Building a Modern Windows App – Presentation Materials

For this demo, I used the Charmed Framework that I have open-sourced on Github: https://github.com/brentedwards/charmed

My slides are on SlideShare: http://www.slideshare.net/brentledwards/building-a-modern-windows-app

There were also a couple of interesting links that I pointed out in the slides:

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Cross-Platform Apps with Windows 8 and Windows Phone 8 – Presentation Materials

Thanks for checking out my presentation, “Cross-Platform Apps with Windows 8 and Windows Phone 8.” I hope you found it useful. Below is the code and slides I used. Enjoy!

Code: https://github.com/brentedwards/Charmed
Slides: http://www.slideshare.net/brentledwards/cross-platform-apps-with-windows-8-windows-phone-8

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Implementing Windows 8 Design Principles – Presentation Materials

Learning to develop for Windows 8 has been an interesting challenge. I hope my presentation helped you along your journey. I have made my presentation materials available for you to check out on your own terms.

Slides: http://www.slideshare.net/brentledwards/implementing-windows-8-design-principles
Code: https://github.com/brentedwards/Movies.WinRT

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MVVM with Caliburn.Micro – Presentation Materials

I’m a big fan of Caliburn.Micro and I hope that my presentation helped you become one too. Here’s the materials I used for the presentation:

Slides on SlideShare, Code on Github

Enjoy!

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WPF DataGridRow Double Click With MVVM

On my current project, we need to open a record for editing when the DataGridRow is double clicked. Unfortunately, the WPF DataGrid doesn’t support this functionality out of the box. There are, however, a couple ways to make this happen.

One way is to handle MouseDoubleClick event on the DataGrid. We are using Caliburn.Micro, so it is easy to get the MouseDoubleClick event to route to our view model. The view model can then assume that the selected item is to be edited. The problem with this is that double clicking anywhere on the DataGrid will trigger this event, including the scrollbars. That means that quickly scrolling down the items could trigger a double click and cause whatever item was last selected to be edited, which is unacceptable.

What we needed was to somehow handle the MouseDoubleClick event on each DataGridRow, make sure the one being double clicked on is actually selected, then call tell the view model to edit it.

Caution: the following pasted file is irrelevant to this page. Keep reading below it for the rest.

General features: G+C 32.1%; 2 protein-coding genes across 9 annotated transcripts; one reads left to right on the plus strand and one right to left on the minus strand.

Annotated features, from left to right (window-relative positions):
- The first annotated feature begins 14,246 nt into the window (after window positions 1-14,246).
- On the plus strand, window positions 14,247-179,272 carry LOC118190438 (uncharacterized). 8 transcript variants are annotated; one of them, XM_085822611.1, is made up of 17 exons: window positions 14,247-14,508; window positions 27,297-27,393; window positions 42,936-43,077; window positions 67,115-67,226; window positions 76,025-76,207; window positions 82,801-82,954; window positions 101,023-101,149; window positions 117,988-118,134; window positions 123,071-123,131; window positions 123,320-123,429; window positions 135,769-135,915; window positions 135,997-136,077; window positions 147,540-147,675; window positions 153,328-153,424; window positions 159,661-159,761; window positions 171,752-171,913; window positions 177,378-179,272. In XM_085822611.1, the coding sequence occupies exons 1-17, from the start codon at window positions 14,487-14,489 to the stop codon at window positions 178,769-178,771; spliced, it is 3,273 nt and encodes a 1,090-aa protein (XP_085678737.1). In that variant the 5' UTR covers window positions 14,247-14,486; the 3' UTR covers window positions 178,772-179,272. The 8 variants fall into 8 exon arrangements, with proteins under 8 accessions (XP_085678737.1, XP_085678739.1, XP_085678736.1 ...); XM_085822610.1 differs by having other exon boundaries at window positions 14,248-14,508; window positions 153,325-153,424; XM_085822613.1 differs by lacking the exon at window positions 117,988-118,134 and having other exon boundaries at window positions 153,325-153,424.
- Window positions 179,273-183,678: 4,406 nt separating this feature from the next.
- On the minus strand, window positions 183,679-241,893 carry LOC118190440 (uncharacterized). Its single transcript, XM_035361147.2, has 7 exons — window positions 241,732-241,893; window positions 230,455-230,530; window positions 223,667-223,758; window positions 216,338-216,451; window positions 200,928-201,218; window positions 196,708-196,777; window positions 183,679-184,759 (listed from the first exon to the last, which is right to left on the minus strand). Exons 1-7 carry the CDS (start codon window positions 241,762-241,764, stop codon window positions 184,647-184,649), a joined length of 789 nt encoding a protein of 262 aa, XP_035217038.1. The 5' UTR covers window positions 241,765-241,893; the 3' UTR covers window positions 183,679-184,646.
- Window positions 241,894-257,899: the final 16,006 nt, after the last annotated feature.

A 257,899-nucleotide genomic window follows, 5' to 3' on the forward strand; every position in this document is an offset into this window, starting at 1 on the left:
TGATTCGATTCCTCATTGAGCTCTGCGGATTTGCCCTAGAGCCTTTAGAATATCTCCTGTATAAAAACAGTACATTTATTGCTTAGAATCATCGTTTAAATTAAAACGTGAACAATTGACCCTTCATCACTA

I ultimately came up with two solutions. One uses a little code-behind and applies only to one case at a time. The other uses an attached DependencyProperty and is general enough to apply to all cases.

Using Code-behind

The code-behind solution may break the MVVM pattern, depending on your point of view. I feel that using code-behind makes sense in cases where you have logic that is specific to your how your view represents the UI.

First, you need to create the MouseDoubleClick event handler in the code-behind.

protected void OnMouseDoubleClick(object sender, EventArgs args)
{
    var row = sender as DataGridRow;
    if (row != null && row.IsSelected)
    {
        var viewModel = (MainViewModel)DataContext;
        viewModel.Edit();
    }
}

Next, you need the wire up each DataGridRow to use that handler for MouseDoubleClick events. You can do that with styling.

<DataGrid
    ItemsSource="{Binding People}"
    SelectedItem="{Binding SelectedPerson}"
    IsReadOnly="True">
    <DataGrid.ItemContainerStyle>
        <Style TargetType="DataGridRow">
            <EventSetter Event="MouseDoubleClick"
                        Handler="OnMouseDoubleClick" />
        </Style>
    </DataGrid.ItemContainerStyle>
</DataGrid>

That’s it. This solution is pretty straight-forward. However, there are two problems with the code-behind solution.

The first problem is that this solution doesn’t scale. What I mean by that is that you have to re-implement it every time you want to use it.

The second problem is that it uses code-behind. As I said earlier, I believe the use of code-behind has its place. However, I prefer to stay away from it if I can.

Using Attached DependencyProperty

The attached DependencyProperty solution uses a helper class so that it can be reused across your application. It also assumes that your DataGrid’s DataContext is your view model. If that is not the case, you will need to modify it.

public sealed class RowDoubleClickHandler : FrameworkElement
{
    public RowDoubleClickHandler(DataGrid dataGrid)
    {